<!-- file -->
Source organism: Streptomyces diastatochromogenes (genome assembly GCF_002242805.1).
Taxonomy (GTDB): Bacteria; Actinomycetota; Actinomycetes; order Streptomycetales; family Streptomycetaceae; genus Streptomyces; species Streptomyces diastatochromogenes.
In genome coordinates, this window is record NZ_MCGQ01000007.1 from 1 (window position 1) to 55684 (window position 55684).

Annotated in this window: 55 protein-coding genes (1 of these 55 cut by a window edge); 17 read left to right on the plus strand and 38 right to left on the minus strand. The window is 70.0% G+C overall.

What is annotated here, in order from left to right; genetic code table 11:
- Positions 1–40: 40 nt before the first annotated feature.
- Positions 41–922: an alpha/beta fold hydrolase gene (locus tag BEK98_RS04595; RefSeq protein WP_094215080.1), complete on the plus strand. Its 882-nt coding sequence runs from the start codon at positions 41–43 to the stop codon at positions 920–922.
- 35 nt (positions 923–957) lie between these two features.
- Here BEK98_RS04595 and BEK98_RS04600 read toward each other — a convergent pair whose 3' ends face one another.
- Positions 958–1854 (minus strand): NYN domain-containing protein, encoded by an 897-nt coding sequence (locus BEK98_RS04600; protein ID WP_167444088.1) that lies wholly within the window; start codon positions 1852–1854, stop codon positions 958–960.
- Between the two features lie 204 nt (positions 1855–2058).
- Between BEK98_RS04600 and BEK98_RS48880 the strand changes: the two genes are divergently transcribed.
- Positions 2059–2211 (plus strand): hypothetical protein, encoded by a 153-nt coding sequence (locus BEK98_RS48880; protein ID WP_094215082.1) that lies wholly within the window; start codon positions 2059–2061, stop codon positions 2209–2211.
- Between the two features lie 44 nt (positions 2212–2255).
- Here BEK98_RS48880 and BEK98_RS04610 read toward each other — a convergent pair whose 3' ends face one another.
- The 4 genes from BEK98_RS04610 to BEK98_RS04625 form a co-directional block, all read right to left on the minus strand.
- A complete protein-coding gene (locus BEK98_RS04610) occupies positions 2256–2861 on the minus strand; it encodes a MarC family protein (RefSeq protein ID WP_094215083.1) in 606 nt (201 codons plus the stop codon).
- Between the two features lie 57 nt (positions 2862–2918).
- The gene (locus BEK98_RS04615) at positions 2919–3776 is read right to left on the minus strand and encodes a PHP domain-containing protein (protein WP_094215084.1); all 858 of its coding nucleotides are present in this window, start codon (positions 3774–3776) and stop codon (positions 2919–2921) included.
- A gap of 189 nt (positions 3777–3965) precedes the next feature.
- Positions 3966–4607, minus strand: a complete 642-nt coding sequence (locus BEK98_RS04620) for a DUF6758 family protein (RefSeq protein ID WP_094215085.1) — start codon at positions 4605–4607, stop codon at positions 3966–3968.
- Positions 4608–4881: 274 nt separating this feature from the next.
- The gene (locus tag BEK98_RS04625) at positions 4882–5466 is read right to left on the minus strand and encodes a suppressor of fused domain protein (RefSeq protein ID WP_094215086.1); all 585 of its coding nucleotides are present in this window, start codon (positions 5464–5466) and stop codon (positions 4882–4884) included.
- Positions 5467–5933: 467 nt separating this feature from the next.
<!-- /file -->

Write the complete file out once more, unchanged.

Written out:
Source organism: Streptomyces diastatochromogenes (genome assembly GCF_002242805.1).
Taxonomy (GTDB): Bacteria; Actinomycetota; Actinomycetes; order Streptomycetales; family Streptomycetaceae; genus Streptomyces; species Streptomyces diastatochromogenes.
In genome coordinates, this window is record NZ_MCGQ01000007.1 from 1 (window position 1) to 55684 (window position 55684).

Annotated in this window: 55 protein-coding genes (1 of these 55 cut by a window edge); 17 read left to right on the plus strand and 38 right to left on the minus strand. The window is 70.0% G+C overall.

What is annotated here, in order from left to right; genetic code table 11:
- Positions 1–40: 40 nt before the first annotated feature.
- Positions 41–922: an alpha/beta fold hydrolase gene (locus tag BEK98_RS04595; RefSeq protein WP_094215080.1), complete on the plus strand. Its 882-nt coding sequence runs from the start codon at positions 41–43 to the stop codon at positions 920–922.
- 35 nt (positions 923–957) lie between these two features.
- Here BEK98_RS04595 and BEK98_RS04600 read toward each other — a convergent pair whose 3' ends face one another.
- Positions 958–1854 (minus strand): NYN domain-containing protein, encoded by an 897-nt coding sequence (locus BEK98_RS04600; protein ID WP_167444088.1) that lies wholly within the window; start codon positions 1852–1854, stop codon positions 958–960.
- Between the two features lie 204 nt (positions 1855–2058).
- Between BEK98_RS04600 and BEK98_RS48880 the strand changes: the two genes are divergently transcribed.
- Positions 2059–2211 (plus strand): hypothetical protein, encoded by a 153-nt coding sequence (locus BEK98_RS48880; protein ID WP_094215082.1) that lies wholly within the window; start codon positions 2059–2061, stop codon positions 2209–2211.
- Between the two features lie 44 nt (positions 2212–2255).
- Here BEK98_RS48880 and BEK98_RS04610 read toward each other — a convergent pair whose 3' ends face one another.
- The 4 genes from BEK98_RS04610 to BEK98_RS04625 form a co-directional block, all read right to left on the minus strand.
- A complete protein-coding gene (locus BEK98_RS04610) occupies positions 2256–2861 on the minus strand; it encodes a MarC family protein (RefSeq protein ID WP_094215083.1) in 606 nt (201 codons plus the stop codon).
- Between the two features lie 57 nt (positions 2862–2918).
- The gene (locus BEK98_RS04615) at positions 2919–3776 is read right to left on the minus strand and encodes a PHP domain-containing protein (protein WP_094215084.1); all 858 of its coding nucleotides are present in this window, start codon (positions 3774–3776) and stop codon (positions 2919–2921) included.
- A gap of 189 nt (positions 3777–3965) precedes the next feature.
- Positions 3966–4607, minus strand: a complete 642-nt coding sequence (locus BEK98_RS04620) for a DUF6758 family protein (RefSeq protein ID WP_094215085.1) — start codon at positions 4605–4607, stop codon at positions 3966–3968.
- Positions 4608–4881: 274 nt separating this feature from the next.
- The gene (locus tag BEK98_RS04625) at positions 4882–5466 is read right to left on the minus strand and encodes a suppressor of fused domain protein (RefSeq protein ID WP_094215086.1); all 585 of its coding nucleotides are present in this window, start codon (positions 5464–5466) and stop codon (positions 4882–4884) included.
- Positions 5467–5933: 467 nt separating this feature from the next.